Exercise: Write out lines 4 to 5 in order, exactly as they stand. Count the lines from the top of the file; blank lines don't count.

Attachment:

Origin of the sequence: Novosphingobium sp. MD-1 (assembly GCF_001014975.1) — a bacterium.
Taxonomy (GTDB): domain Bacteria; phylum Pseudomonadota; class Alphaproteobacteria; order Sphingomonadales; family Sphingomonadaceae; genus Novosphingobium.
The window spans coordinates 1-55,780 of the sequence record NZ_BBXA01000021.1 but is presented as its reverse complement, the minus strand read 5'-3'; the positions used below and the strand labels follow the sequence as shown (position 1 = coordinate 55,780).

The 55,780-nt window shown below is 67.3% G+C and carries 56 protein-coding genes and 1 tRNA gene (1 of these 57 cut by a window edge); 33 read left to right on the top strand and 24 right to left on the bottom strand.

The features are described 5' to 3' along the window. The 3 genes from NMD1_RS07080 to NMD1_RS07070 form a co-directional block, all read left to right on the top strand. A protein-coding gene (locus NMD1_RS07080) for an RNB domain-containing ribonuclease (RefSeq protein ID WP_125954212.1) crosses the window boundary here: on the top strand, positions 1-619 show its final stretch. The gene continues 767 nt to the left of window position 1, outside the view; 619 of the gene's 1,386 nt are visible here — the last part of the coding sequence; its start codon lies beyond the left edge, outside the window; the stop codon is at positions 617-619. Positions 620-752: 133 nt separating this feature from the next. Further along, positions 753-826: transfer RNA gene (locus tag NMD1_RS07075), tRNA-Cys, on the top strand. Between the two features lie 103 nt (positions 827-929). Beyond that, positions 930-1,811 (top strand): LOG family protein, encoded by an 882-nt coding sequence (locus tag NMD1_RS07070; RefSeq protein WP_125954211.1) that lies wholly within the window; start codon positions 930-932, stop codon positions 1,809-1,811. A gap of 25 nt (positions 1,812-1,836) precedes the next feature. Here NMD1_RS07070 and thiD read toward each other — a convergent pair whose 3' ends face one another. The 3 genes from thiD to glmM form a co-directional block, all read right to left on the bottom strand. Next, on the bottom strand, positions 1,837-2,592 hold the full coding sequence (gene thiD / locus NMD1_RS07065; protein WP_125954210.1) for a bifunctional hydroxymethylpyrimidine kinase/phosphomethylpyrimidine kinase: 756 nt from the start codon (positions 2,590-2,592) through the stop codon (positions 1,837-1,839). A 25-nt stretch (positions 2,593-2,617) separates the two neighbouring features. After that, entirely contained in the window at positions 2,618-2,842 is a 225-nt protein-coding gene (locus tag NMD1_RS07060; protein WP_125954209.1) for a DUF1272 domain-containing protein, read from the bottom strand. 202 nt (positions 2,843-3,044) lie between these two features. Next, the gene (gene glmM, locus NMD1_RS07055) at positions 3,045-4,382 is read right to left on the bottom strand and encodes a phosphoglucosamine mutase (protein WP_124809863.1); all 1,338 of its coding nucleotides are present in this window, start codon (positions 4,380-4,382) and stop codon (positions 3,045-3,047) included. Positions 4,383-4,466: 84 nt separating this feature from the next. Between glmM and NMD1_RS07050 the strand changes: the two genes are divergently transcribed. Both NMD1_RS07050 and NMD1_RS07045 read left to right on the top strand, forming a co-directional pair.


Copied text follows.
The 55,780-nt window shown below is 67.3% G+C and carries 56 protein-coding genes and 1 tRNA gene (1 of these 57 cut by a window edge); 33 read left to right on the top strand and 24 right to left on the bottom strand.

The features are described 5' to 3' along the window. The 3 genes from NMD1_RS07080 to NMD1_RS07070 form a co-directional block, all read left to right on the top strand. A protein-coding gene (locus NMD1_RS07080) for an RNB domain-containing ribonuclease (RefSeq protein ID WP_125954212.1) crosses the window boundary here: on the top strand, positions 1-619 show its final stretch. The gene continues 767 nt to the left of window position 1, outside the view; 619 of the gene's 1,386 nt are visible here — the last part of the coding sequence; its start codon lies beyond the left edge, outside the window; the stop codon is at positions 617-619. Positions 620-752: 133 nt separating this feature from the next. Further along, positions 753-826: transfer RNA gene (locus tag NMD1_RS07075), tRNA-Cys, on the top strand. Between the two features lie 103 nt (positions 827-929). Beyond that, positions 930-1,811 (top strand): LOG family protein, encoded by an 882-nt coding sequence (locus tag NMD1_RS07070; RefSeq protein WP_125954211.1) that lies wholly within the window; start codon positions 930-932, stop codon positions 1,809-1,811. A gap of 25 nt (positions 1,812-1,836) precedes the next feature. Here NMD1_RS07070 and thiD read toward each other — a convergent pair whose 3' ends face one another. The 3 genes from thiD to glmM form a co-directional block, all read right to left on the bottom strand. Next, on the bottom strand, positions 1,837-2,592 hold the full coding sequence (gene thiD / locus NMD1_RS07065; protein WP_125954210.1) for a bifunctional hydroxymethylpyrimidine kinase/phosphomethylpyrimidine kinase: 756 nt from the start codon (positions 2,590-2,592) through the stop codon (positions 1,837-1,839). A 25-nt stretch (positions 2,593-2,617) separates the two neighbouring features. After that, entirely contained in the window at positions 2,618-2,842 is a 225-nt protein-coding gene (locus tag NMD1_RS07060; protein WP_125954209.1) for a DUF1272 domain-containing protein, read from the bottom strand. 202 nt (positions 2,843-3,044) lie between these two features. Next, the gene (gene glmM, locus NMD1_RS07055) at positions 3,045-4,382 is read right to left on the bottom strand and encodes a phosphoglucosamine mutase (protein WP_124809863.1); all 1,338 of its coding nucleotides are present in this window, start codon (positions 4,380-4,382) and stop codon (positions 3,045-3,047) included. Positions 4,383-4,466: 84 nt separating this feature from the next. Between glmM and NMD1_RS07050 the strand changes: the two genes are divergently transcribed. Both NMD1_RS07050 and NMD1_RS07045 read left to right on the top strand, forming a co-directional pair.